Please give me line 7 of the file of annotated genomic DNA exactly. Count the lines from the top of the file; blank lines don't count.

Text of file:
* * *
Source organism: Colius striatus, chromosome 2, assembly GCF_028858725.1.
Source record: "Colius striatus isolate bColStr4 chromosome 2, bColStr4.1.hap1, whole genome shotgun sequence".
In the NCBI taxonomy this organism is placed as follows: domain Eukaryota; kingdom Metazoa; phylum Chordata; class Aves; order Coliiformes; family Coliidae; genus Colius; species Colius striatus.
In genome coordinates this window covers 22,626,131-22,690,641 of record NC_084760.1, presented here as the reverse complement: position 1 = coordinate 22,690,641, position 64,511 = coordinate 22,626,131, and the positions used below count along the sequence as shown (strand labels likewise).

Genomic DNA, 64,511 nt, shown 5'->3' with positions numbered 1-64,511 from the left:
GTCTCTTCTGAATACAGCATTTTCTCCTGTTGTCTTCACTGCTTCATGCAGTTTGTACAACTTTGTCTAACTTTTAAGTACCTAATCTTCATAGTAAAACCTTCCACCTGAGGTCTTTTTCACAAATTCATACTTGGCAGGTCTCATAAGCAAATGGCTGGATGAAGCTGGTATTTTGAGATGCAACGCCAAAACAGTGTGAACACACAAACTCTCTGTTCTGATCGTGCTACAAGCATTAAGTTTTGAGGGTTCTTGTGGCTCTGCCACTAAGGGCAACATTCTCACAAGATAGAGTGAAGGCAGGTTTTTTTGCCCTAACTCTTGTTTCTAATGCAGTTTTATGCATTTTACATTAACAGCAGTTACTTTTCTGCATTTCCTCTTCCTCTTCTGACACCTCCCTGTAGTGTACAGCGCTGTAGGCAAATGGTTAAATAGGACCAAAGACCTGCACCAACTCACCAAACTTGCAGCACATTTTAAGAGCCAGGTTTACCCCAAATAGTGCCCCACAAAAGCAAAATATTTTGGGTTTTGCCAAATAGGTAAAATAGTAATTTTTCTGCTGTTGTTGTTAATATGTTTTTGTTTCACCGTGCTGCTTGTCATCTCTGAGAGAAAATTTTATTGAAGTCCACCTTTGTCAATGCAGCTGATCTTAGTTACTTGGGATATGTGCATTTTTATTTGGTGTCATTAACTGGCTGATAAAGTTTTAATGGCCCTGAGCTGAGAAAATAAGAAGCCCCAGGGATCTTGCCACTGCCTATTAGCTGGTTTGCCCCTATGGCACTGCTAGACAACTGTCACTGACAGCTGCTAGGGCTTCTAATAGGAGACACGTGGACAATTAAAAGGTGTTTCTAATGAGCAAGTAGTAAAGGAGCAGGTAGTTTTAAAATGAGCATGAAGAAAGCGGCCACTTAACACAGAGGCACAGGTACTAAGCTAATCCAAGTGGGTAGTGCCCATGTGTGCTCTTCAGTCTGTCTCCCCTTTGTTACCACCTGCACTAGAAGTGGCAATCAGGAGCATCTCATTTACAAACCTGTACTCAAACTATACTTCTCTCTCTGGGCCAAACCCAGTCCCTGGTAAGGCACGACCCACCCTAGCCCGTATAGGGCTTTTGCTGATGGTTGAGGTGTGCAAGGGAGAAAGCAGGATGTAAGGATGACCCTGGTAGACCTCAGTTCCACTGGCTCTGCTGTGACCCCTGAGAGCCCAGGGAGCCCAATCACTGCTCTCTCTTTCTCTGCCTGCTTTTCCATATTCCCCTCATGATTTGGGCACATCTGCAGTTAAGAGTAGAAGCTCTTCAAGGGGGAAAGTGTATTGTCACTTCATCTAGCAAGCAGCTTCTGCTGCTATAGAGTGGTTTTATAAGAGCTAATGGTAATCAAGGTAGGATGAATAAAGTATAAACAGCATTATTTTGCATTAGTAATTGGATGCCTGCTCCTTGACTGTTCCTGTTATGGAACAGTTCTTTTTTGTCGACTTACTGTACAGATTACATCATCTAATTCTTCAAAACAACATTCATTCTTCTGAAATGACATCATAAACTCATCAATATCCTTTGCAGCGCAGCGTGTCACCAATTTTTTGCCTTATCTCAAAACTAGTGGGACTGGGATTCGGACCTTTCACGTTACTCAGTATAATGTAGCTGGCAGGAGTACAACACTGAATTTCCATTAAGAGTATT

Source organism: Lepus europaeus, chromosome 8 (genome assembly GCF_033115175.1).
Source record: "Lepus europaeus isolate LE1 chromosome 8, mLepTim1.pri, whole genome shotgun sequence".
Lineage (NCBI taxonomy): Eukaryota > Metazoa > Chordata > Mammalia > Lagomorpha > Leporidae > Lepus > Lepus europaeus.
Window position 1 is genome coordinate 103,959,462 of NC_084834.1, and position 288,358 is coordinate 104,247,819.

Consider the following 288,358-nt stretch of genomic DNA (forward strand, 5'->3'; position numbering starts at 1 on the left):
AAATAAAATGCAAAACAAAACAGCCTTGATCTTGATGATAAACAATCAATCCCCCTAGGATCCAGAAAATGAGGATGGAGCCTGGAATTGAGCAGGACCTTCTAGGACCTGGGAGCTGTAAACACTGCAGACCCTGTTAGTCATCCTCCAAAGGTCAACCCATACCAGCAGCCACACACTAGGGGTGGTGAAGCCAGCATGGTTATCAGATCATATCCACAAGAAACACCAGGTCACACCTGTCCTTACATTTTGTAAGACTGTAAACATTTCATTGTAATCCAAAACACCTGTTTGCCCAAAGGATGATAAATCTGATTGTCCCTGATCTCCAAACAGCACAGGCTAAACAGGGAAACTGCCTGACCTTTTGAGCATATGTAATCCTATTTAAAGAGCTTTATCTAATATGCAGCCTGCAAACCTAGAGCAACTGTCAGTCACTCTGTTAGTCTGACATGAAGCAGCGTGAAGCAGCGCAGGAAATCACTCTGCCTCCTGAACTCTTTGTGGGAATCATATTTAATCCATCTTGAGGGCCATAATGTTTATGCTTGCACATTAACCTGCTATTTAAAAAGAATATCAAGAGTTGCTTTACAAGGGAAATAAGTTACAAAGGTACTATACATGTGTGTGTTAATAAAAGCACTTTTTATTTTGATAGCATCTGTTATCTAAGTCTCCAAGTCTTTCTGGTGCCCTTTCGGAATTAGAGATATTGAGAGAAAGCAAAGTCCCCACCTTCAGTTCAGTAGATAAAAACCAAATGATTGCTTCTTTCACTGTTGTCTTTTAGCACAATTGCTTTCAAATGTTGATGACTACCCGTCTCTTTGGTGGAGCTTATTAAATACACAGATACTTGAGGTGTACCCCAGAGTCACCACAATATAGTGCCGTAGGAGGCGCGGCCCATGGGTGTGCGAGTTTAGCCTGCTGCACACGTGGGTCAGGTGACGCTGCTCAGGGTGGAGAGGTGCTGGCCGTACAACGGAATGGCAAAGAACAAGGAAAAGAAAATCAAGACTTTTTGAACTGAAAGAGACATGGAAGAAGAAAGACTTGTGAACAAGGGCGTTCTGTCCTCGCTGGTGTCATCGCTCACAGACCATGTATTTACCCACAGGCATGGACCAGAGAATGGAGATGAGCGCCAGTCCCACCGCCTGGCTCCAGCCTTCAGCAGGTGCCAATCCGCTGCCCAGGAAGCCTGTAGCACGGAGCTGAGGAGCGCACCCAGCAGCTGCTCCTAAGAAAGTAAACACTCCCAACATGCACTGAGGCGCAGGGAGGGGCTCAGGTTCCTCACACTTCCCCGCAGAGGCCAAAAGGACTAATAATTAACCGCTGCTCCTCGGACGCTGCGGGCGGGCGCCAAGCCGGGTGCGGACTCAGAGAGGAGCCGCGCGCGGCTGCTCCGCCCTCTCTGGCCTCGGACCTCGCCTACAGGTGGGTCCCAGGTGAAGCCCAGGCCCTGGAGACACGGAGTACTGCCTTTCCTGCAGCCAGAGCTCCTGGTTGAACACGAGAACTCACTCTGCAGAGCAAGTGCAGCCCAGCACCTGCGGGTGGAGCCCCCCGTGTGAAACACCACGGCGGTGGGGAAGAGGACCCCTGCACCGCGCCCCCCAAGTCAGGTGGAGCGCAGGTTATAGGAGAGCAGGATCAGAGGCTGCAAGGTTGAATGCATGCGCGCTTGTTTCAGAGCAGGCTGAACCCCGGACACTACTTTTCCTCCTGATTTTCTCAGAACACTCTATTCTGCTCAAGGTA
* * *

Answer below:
Source organism: Lepus europaeus, chromosome 8 (genome assembly GCF_033115175.1).